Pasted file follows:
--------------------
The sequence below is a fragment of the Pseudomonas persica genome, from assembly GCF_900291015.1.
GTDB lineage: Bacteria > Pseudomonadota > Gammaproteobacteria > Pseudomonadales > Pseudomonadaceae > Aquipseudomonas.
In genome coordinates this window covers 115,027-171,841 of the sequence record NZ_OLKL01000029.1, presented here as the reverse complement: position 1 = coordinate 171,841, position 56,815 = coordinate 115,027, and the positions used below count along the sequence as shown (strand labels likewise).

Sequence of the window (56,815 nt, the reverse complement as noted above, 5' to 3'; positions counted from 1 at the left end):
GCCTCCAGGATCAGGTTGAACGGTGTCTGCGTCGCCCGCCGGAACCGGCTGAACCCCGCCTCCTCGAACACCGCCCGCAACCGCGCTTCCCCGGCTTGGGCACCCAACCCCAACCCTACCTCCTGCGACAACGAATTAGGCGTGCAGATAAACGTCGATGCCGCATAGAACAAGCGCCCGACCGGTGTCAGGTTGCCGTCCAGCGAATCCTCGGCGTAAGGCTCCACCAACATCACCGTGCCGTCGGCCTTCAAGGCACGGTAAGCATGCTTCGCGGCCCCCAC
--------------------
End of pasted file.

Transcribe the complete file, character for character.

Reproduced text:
The sequence below is a fragment of the Pseudomonas persica genome, from assembly GCF_900291015.1.
GTDB lineage: Bacteria > Pseudomonadota > Gammaproteobacteria > Pseudomonadales > Pseudomonadaceae > Aquipseudomonas.
In genome coordinates this window covers 115,027-171,841 of the sequence record NZ_OLKL01000029.1, presented here as the reverse complement: position 1 = coordinate 171,841, position 56,815 = coordinate 115,027, and the positions used below count along the sequence as shown (strand labels likewise).

Sequence of the window (56,815 nt, the reverse complement as noted above, 5' to 3'; positions counted from 1 at the left end):
GCCTCCAGGATCAGGTTGAACGGTGTCTGCGTCGCCCGCCGGAACCGGCTGAACCCCGCCTCCTCGAACACCGCCCGCAACCGCGCTTCCCCGGCTTGGGCACCCAACCCCAACCCTACCTCCTGCGACAACGAATTAGGCGTGCAGATAAACGTCGATGCCGCATAGAACAAGCGCCCGACCGGTGTCAGGTTGCCGTCCAGCGAATCCTCGGCGTAAGGCTCCACCAACATCACCGTGCCGTCGGCCTTCAAGGCACGGTAAGCATGCTTCGCGGCCCCCAC